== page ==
Last night, your child started complaining about a sore throat. Now they’re coughing, sneezing and haven’t even touched their mac and cheese (uh-oh, something must really be wrong). Whether it’s just a 24-hour bug or an illness that requires a trip to the doctor, it’s no fun to have a sick kid. You’ll do anything to help them feel better—and Dr. Ian Smith, physician, author and host of The Doctors, has a three-word trick we bet you haven’t tried.
Dr. Smith’s three magic words? Paint the sky.
Turn off the cartoons (at least for a few minutes), get out the crayons and paper, and encourage your kiddo to start drawing or painting what they see out the window. “Telling a sick child to paint the sky distracts them from the pain or discomfort of their illness and allows their mind to wander into a magical place where they control the narrative,” Dr. Smith explains. “It’s a fun and comforting process that can take their mind off of what ails them.”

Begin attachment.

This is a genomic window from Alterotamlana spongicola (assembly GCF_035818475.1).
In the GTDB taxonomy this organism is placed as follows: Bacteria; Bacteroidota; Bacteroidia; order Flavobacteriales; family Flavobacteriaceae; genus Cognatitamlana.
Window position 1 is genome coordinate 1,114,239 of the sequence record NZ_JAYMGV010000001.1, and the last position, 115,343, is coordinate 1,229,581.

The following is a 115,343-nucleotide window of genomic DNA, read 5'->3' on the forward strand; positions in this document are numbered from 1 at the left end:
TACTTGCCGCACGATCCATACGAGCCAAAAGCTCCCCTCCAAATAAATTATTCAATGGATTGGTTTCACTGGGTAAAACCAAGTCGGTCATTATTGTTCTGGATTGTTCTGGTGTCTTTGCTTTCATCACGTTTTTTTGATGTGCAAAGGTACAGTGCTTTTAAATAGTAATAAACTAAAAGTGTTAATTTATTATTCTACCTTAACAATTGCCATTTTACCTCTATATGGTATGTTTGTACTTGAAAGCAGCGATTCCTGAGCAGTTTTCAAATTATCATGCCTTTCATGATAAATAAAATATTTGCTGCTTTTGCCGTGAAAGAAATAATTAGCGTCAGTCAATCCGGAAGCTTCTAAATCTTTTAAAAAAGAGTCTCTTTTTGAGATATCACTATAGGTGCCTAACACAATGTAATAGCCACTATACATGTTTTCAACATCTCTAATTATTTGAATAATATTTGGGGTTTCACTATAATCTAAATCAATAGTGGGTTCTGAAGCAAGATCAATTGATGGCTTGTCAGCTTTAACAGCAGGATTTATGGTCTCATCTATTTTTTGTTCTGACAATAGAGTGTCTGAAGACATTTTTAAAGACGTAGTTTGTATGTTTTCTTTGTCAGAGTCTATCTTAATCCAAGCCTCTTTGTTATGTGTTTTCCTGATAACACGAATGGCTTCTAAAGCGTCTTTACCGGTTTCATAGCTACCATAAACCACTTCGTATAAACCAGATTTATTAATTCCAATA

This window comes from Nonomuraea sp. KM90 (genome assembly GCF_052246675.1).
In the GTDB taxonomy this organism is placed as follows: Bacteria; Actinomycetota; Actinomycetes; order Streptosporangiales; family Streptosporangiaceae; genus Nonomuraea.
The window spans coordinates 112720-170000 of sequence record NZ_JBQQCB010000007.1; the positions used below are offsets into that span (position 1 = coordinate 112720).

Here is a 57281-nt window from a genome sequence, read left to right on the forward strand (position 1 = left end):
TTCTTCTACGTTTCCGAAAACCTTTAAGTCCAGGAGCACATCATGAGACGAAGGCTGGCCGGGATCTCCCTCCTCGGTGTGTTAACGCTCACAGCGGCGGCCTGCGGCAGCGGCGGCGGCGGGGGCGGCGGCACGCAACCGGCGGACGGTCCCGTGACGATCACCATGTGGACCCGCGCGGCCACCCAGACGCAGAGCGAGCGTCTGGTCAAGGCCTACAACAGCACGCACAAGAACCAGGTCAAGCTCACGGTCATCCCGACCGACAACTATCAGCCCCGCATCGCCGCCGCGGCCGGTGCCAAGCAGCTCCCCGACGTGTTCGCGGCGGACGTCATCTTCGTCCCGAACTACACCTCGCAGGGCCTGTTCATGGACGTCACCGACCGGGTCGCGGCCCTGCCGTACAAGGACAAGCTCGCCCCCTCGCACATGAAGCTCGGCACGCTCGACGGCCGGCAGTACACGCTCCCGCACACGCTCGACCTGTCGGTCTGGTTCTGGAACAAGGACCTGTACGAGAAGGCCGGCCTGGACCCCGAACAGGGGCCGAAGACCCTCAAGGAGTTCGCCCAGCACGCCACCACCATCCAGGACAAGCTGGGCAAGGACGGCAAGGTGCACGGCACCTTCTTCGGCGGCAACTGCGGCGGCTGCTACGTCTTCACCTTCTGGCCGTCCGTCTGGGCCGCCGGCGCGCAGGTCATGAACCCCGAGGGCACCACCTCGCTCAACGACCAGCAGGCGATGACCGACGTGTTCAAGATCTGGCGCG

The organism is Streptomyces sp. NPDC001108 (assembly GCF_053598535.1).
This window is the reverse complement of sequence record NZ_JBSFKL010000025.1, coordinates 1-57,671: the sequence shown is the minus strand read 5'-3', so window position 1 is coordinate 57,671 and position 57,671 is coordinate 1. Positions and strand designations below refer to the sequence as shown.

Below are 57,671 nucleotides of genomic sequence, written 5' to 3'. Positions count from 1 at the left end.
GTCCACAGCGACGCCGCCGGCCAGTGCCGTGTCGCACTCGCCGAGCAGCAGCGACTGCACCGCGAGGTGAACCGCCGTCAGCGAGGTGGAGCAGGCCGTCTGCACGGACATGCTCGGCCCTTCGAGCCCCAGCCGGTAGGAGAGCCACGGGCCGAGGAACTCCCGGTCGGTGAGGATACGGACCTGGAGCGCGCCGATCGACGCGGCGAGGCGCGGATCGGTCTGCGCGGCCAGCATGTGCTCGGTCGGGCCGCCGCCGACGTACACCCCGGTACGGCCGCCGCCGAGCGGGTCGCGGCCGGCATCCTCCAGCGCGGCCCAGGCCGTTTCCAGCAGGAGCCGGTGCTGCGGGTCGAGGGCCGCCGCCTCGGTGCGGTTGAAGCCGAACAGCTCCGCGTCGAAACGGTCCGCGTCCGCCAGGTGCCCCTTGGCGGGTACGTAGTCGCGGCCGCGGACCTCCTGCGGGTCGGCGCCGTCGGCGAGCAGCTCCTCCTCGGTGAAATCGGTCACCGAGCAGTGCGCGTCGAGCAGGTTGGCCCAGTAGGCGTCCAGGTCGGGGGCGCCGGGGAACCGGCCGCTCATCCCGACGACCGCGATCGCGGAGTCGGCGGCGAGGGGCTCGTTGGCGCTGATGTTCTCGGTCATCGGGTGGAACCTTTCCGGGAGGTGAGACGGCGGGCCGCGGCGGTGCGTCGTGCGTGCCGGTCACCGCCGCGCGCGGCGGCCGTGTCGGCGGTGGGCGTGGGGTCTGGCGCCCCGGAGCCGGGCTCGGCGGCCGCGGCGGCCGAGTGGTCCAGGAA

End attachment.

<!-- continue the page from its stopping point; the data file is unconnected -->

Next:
How does it work? “Often the severity of the illness perceived by a child is heightened by their anxiety,” says Dr. Smith. “While physical ailments might need medications or other medical interventions for symptomatic relief, addressing a child's anxiety can also be extremely beneficial.”
And there’s a reason to urge them to draw the sky, as opposed to a cat, princess or Lightning McQueen: “The blue sky with the clouds and sun, moon and stars is a magical place, especially for children,” Dr. Smith says. That means they’ll be so busy letting their imagination run wild that they’ll temporarily forget all about that stuffy nose and scratchy throat.
So grab some crayons. Doctor’s orders.